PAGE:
Rehan Poncha became the poster boy of Indian Swimming post his victorious representation at the 2008 Beijing Olympics. A former Olympian, Rehan is now moving the needle with his second innings as a golfer and aspires to represent India at the Olympics, again.
How did you start your swimming journey?
You would be surprised to know that I started swimming as a cure for my recurring bronchitis. I was suffering from low immunity and was advised to swim regularly to strengthen my lungs.
However, what was once a mere lung-strengthening exercise, churned the competitive streak in me. As a young kid, I was seeking excellence and the splash of the water inspired me so much that at the age of seven I committed myself to a career that spanned over two decades and several accolades.
Did bronchitis impact your swimming career?
It did not as I never let it. At the age of 16, I was further diagnosed with exercise-induced asthma and discovered that I had an allergic reaction to excessive chlorine (above the minimal amount).
My health conditions caused me to toughen up as a swimmer as I didn’t quit and stuck to my goals. So, it inspired me to be successful, in spite of the hurdles.
Has your career impacted your relationship with success and failure?
As a teenager, I was lucky to have experienced both success and failures, in a massive volume early on. To put it in perspective – I had a wall full of trophies and medals which I had won while representing India. This gave me a lot of confidence and I learned to thrive under pressure. But with the successes, came several defeats such as my failure to qualify for the 2004 Athens Olympics.
It was devastating but taught me how to focus on the bigger picture despite a crushing defeat. This spurred me to set a new goal known as the 2008 Beijing Olympics.
What has been the most important lesson that swimming has taught you?
I decided to call it quits and hang my boots or err, flippers, after missing the qualifying time at the 2004 Malaysian Open. However, my break was short-lived as I returned to practice for the 2008 Beijing Olympics.
For this, I approached my mentor and now, National Swimming Coach, Pradeep Kumar to take on a four-year journey of preparation, trials, and triumph.
We would start preparations at 5:20 am and rigorously train throughout the day with minimum breaks. This cycle continued for four years – and at times, saw me swimming for over 90kms during the week. It was intense!
Amidst the never-ending days, the most important takeaway from my career is the need to persevere and remember that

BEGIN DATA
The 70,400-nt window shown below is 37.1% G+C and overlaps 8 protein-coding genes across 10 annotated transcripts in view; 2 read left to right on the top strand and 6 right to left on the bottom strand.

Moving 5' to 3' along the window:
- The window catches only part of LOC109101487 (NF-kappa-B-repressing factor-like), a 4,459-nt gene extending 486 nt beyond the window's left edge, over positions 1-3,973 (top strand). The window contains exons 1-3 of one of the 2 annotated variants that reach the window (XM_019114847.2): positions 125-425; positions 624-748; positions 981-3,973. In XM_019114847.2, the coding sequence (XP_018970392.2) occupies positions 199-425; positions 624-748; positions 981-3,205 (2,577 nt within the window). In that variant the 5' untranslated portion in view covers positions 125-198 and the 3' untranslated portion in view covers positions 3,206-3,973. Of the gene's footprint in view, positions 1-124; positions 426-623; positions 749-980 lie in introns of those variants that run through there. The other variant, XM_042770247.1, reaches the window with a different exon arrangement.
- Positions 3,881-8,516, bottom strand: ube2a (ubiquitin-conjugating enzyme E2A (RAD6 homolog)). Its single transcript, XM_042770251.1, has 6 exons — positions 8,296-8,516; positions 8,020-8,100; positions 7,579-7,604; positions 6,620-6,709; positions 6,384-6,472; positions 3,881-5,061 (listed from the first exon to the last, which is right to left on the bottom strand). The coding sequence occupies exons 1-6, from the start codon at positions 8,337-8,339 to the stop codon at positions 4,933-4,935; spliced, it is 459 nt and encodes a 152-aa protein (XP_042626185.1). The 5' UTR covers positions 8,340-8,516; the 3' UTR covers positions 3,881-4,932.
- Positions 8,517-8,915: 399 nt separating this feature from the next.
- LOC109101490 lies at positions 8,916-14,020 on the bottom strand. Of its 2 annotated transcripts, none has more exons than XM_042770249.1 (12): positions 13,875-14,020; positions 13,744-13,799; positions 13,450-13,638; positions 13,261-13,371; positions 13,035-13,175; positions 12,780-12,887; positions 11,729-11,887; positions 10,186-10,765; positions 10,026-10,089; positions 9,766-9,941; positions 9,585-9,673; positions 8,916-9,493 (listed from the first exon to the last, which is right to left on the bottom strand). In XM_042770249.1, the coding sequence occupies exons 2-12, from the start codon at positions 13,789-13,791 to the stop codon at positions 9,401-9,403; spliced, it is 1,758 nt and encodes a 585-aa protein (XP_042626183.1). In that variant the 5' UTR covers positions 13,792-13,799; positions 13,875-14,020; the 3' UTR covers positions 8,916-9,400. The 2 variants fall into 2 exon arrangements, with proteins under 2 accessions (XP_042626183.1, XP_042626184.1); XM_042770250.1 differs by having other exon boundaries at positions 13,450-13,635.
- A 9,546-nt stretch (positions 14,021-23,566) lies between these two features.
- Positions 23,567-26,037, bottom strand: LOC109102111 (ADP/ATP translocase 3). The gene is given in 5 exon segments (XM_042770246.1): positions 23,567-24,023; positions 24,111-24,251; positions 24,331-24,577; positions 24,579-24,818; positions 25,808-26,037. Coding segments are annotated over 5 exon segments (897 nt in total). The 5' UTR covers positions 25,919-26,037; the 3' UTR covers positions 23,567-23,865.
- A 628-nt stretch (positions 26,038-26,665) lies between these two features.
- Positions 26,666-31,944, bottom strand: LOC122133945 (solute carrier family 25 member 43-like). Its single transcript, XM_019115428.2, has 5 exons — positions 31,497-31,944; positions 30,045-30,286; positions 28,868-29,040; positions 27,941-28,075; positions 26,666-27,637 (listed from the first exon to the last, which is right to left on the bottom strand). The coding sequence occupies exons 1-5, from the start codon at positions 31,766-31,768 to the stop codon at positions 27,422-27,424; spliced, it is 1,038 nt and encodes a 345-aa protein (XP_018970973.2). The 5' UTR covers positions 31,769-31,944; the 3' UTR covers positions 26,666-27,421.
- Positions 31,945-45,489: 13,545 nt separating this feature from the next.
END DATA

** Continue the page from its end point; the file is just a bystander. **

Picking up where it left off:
Success doesn’t happen overnight. Success might take time but if you keep at your goals, it will be yours.
What inspired you to choose Golf as a Second Act?
As much as I love swimming, it’s an exhausting sport and this caused me to take an extended break in 2011. I was a competitive swimmer for over two decades and while I was ready for my break, I wasn’t ready to stop being an athlete. I look at sports as a way of understanding my potential and this made me look for my new challenge.
My eureka moment happened as I watched the film, The Greatest Game Ever Played (2005) and knew my next destination. I immediately picked up a golf club and haven’t looked back ever since. As of today, I spend between 6-8 hours at the golf course.
It’s hard to start all over again but as an athlete, my experiences have taught me to not only look for success but also to
Find joy in the process of learning, improving my craft and this understanding keeps me going.
Can you tell us about your Entrepreneurial Journey?
I conduct workshops called ‘Swim Smart with Rehan Poncha’, which focuses on skill sharpening techniques for young swimmers. My prime motivation to start Swim Smart was to empower aspiring swimmers and in turn, stay connected with swimming. This venture along with my collaborations and endorsements complete my entrepreneurial side.
With respect to Covid-19 and the #WFH scenario, what advice would you give to corporate professionals who are new to working in isolation?
My only advice to professionals would be to play to your strengths. I wouldn’t be a successful swimmer if I hadn’t played to my strengths or if my team such as my coach, nutritionist hadn’t played to theirs. It’s essential to trust each other’s expertise and work together towards the bigger picture. So,
While it’s important to maximise your strengths- remember to let your team members play to their strengths as well.
What’s your take on the future of health and fitness post the Pandemic Era?
I’m happy to say that due to social media, fitness has now become a primary part of most of our lives. The Internet is brimming with reliable trainers and varied workout options to choose from. The ease of access aids consistency in fitness and that’s important. With Cure.fit leading the Fitness Revolution, we are on our way to a fitter nation and that’s inspiring.